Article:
The latest target on Gov. Chris Christie’s screen is LeRoy Seitz, the superintendent of the Parsippany-Troy Hills School District, slated to receive $50,000 above the state-mandated $175,000 salary cap. Now the governor is threatening to block approval of the district budget until the school board puts the superintendent’s salary in line.
But compared to what’s going on in western Morris County — in Christie’s back yard — Seitz’s inflated salary is a great bargain.
Maybe the governor should direct his frustration a bit closer to home.
Seitz serves a school district that covers the municipality of Parsippany-Troy Hills, which contains 53,000 residents and educates 7,000 pupils. The district includes two high schools and a dozen middle or elementary schools.
Compare those statistics with Mendham, where Christie resides. It’s actually two municipalities — Mendham Township and Mendham Borough — but good luck trying to tell them apart, even though each has its own school district. In the township, where Christie lives, the schools superintendent earns more than $150,000, despite the fact that the school district only comprises about 900 students. In the borough, the superintendent makes nearly $200,000, with only 700 students. That’s nearly $300 per student.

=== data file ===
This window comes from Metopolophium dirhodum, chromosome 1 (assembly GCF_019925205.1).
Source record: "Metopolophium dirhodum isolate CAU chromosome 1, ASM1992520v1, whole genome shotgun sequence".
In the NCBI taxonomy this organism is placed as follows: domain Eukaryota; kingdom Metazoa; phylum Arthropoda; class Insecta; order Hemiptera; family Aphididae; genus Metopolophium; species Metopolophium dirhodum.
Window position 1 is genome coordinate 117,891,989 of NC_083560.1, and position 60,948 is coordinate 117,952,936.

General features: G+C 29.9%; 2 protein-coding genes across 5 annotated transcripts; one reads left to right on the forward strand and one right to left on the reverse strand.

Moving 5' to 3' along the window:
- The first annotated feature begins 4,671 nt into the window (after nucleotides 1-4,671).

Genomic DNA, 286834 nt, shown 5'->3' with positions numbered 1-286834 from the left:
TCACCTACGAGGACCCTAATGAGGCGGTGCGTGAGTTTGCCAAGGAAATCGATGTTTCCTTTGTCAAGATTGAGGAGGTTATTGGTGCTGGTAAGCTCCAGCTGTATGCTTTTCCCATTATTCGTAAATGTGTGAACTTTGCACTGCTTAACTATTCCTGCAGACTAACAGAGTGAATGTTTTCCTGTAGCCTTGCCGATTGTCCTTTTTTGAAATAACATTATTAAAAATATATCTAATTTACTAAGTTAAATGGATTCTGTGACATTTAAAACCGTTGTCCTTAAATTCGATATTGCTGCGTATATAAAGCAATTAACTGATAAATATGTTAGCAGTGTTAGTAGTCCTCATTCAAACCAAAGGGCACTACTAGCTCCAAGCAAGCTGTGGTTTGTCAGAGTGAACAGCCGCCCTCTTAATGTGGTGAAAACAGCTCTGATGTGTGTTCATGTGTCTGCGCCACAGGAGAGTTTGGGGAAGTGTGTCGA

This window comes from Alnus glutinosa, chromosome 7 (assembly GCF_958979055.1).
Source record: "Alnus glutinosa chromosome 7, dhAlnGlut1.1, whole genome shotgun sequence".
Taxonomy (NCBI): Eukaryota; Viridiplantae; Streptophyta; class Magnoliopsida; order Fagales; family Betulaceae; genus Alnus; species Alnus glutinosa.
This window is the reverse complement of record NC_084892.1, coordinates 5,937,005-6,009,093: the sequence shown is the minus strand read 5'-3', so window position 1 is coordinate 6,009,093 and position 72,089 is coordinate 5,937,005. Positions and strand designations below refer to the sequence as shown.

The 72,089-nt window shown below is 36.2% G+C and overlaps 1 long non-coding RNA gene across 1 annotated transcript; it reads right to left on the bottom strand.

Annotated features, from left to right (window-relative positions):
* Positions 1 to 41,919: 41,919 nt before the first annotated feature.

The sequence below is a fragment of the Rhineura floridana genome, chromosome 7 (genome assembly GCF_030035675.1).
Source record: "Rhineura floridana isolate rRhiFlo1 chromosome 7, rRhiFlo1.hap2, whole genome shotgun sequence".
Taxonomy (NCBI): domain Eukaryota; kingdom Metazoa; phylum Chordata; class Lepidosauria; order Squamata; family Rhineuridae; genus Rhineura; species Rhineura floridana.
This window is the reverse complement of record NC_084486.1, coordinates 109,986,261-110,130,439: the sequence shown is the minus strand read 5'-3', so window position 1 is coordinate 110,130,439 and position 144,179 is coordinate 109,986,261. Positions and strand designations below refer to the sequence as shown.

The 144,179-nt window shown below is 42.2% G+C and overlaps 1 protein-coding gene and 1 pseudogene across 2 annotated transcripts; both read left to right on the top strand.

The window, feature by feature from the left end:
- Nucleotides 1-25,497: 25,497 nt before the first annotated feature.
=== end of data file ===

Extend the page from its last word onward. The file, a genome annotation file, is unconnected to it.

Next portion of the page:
You’d be surprised to know those numbers don’t even factor in a high school. Years ago, the Mendhams joined with three other municipalities — Chester Borough, Chester Township and Washington Township — to create the West Morris Regional High School District, which has its own set of administrators. There, the district superintendent makes $192,000, while overseeing 2,200 students.
What does this all mean? I can’t talk about the merits of Seitz as a school leader, but it would seem the taxpayers of Parsippany are getting a pretty good deal.